Maybe they'll call it "South Park: Smaller, Shorter & Definitely Cut."
While those little two-dimensional kids from Colorado used every four-letter word in existence last summer in their big-screen debut, at the Academy Awards later this month they may have to bite their tongues.
"South Park" "Blame Canada," the bring-down-the-house number from "South Park: Bigger, Longer & Uncut," is nominated for the Best Original Song Oscar, but its use of the dreaded "F" word and other naughty references has become a hot potato for the cartoon's creators, Academy officials and ABC network censors.
One thing's certain: "Blame Canada," like all the other nominees, will be performed at the Oscars, as per tradition. But will the offensive words be deleted? Will the TV network bleep out the foul language, like CBS did when Alanis Morissette performed "You Oughta Know" (which contained the dreaded "F") on the Grammys in 1996? Is the song being rewritten (as the latest Internet rumors suggest), with primetime-friendly words? If so, will it still be funny?
"As it stands now, the song lyrics are in the hands of Marc Shaiman and Trey Parker, the writers, to see how they want to present it," says Jane Labonte, a spokeswoman for the Academy of Motion Picture Arts & Sciences. Labonte says the Academy hasn't issued any edicts to the "South Park" guys about the lyrics and that such matters are to be decided by the ABC standards and practices department.
Meanwhile, a network spokesman says it's up to Shaiman, Parker and the Academy Awards to propose whether the song be reworked. When that happens, ABC will issue its yay or nay.
For the uninitiated, "Blame Canada" is the satirical lynchpin of "Bigger, Longer & Uncut." The mothers of Stan, Cartman, Kenny and the gang sing it after deciding that the flatulent cartoon characters Terrance and Philip, and other Canadian cultural exports, are to blame for all the ills of their world and their foul-mouthed kids.
In the song, the moms bemoan that their little darlings "just want to fart and curse," or want to "run off and join the Klan." One mother says her once loving son now "tells me to [expletive-deleted] myself." Some of the refrains include, "It seems that everything's gone wrong/Since Canada came along," and "With all their hockey hubbabbaloo/And that bitch Anne Murray, too." The mothers stage a boycott of Canada that soon degenerates into full-scale war with our northern neighbors.
Now, in a great case of Hollywood irony, a song from a movie that's essentially a satire on censorship may have to be censored.
"They use [the 'F' word], which is actually a problem, and also there is the line about going off to join the Klan. That's not OK with standards and practices," says Labonte. "And I'm not sure about the line about Anne Murray being a bitch."
With the baggage that "Blame Canada" carries, it's a wonder that the "South Park" folks didn't submit one of the other numbers in the movie for Academy consideration. What about that cute little number, "What Would Brian Boitano Do?" in which the boys look to their god-like Olympic skater for inspiration to help them save the world? Or how about "Kyle's Mom's A B**ch"?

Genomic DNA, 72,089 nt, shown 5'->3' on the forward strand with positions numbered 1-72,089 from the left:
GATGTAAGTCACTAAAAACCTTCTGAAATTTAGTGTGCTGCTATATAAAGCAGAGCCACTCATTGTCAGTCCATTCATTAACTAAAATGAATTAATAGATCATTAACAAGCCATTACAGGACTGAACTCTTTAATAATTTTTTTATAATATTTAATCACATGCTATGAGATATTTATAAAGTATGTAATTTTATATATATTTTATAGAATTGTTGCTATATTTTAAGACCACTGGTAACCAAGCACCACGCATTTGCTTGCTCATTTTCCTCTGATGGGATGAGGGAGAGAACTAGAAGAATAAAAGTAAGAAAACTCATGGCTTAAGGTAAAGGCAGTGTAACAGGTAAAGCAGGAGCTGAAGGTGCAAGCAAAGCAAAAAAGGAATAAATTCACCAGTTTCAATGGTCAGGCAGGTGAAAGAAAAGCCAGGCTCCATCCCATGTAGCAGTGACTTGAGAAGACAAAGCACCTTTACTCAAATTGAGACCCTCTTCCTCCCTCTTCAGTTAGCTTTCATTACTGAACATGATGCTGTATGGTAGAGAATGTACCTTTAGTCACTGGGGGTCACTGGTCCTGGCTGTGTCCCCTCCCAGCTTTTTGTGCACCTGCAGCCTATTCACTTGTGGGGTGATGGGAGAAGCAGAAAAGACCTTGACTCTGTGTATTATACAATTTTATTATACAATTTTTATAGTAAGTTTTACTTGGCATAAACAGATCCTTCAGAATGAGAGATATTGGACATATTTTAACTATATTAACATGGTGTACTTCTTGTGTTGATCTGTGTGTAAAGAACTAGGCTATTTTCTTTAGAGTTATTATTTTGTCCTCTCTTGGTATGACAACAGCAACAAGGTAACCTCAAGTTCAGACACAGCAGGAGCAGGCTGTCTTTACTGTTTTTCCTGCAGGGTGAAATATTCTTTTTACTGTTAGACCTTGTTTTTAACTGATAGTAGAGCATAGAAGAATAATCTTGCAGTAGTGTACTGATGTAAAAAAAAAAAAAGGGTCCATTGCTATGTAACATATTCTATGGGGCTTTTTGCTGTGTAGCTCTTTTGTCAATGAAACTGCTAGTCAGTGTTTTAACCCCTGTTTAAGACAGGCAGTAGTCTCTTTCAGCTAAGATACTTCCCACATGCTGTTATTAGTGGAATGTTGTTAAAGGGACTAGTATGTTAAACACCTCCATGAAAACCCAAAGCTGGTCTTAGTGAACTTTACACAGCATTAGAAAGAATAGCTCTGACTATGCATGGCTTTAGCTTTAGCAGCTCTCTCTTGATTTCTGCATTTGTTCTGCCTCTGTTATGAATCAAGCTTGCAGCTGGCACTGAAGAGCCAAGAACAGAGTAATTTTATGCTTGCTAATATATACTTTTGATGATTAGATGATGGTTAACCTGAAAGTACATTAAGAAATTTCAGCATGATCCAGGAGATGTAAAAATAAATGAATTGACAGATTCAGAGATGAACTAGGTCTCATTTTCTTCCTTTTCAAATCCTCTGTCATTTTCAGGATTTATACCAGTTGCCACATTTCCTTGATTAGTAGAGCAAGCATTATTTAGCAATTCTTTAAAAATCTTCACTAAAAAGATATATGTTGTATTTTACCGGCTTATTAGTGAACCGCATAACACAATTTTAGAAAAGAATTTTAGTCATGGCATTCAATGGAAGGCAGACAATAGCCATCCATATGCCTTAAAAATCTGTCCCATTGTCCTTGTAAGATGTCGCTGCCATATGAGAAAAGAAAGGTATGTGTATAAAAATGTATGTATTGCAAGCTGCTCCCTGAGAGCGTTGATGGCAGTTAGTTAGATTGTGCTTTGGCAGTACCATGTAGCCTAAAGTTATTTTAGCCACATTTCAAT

"It was a hard decision for them, but the main reason they chose 'Blame Canada' is that it's a turning point in the film," says Jennifer Howell, "South Park" associate producer. "It explains a huge amount of the story, it's heavy in exposition. I don't think there is another song you could pull out of the movie and have it make sense and truly show that this is a good musical."
All right, then. But what about the dear, unmentionable "Uncle F***a?"
"That's one of people's favorite songs, but it doesn't serve the film in the same way," Howell says.
In addition to possible lyrical excisions, the "South Park" gang is also wrestling with another question: Who will perform the song at the Academy Awards?
One thing's for certain -- it won't be actress Mary Kay Bergman, who performed the voices of three mothers in the movie (and in the TV show) and was the main vocalist in "Blame Canada." Bergman committed suicide in November.
Officials with the Academy and at the "South Park" offices alike say this matter hasn't been decided yet. The song could be performed by Trey Parker or by the "South Park" characters via an animated segment or by someone else altogether. (May we suggest Whitney Houston, Barbra Streisand or, better yet, Britney Spears.)
It has been rumored that, in order to save time, this year's Oscar-nominated songs won't be performed in their entirety but rather excerpted in a medley. [The Academy declined comment.]
Still, a medley might make it easier for "Blame Canada" to avoid being hacked by the censors. "I assume that they [Parker and Shaiman] would not include those lyrics that are considered offensive, if they were only doing part of the song," Howell says. Then again, knowing Parker, he'd probably make sure the most foul-mouthed stanzas are included, just to ruffle a few feathers.
"Trey being the twisted man he is, I would be very surprised to see him not give the song an odd twist at the Oscars instead of bleeping out the words to please the censors," says Matt Godfroy, webmaster of Mr. Hat's Hell Hole (www.thehellhole.com), an unofficial South Park Web site. "I'd expect you to see a video montage with a small tribute to Mary Kay Bergman. I wouldn't rule out a 'South Park' animated video to perform the song, made especially for the awards show."
And perhaps the biggest question still looms: What if "Blame Canada" wins the Oscar? Who will walk up to the podium to accept? Will it be Stan, Kyle, Cartman and Kenny? Their moms?
We have no bleepin' idea.